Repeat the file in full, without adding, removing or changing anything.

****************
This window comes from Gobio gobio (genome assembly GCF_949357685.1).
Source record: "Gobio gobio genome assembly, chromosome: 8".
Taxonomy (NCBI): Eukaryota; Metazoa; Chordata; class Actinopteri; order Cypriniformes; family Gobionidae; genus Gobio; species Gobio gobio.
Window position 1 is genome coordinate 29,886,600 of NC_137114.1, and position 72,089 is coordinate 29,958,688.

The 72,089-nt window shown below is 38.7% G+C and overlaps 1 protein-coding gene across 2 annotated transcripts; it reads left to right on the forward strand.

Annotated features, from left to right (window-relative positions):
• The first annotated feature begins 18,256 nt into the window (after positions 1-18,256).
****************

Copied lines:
This window comes from Gobio gobio (genome assembly GCF_949357685.1).
Source record: "Gobio gobio genome assembly, chromosome: 8".
Taxonomy (NCBI): Eukaryota; Metazoa; Chordata; class Actinopteri; order Cypriniformes; family Gobionidae; genus Gobio; species Gobio gobio.
Window position 1 is genome coordinate 29,886,600 of NC_137114.1, and position 72,089 is coordinate 29,958,688.

The 72,089-nt window shown below is 38.7% G+C and overlaps 1 protein-coding gene across 2 annotated transcripts; it reads left to right on the forward strand.

Annotated features, from left to right (window-relative positions):
• The first annotated feature begins 18,256 nt into the window (after positions 1-18,256).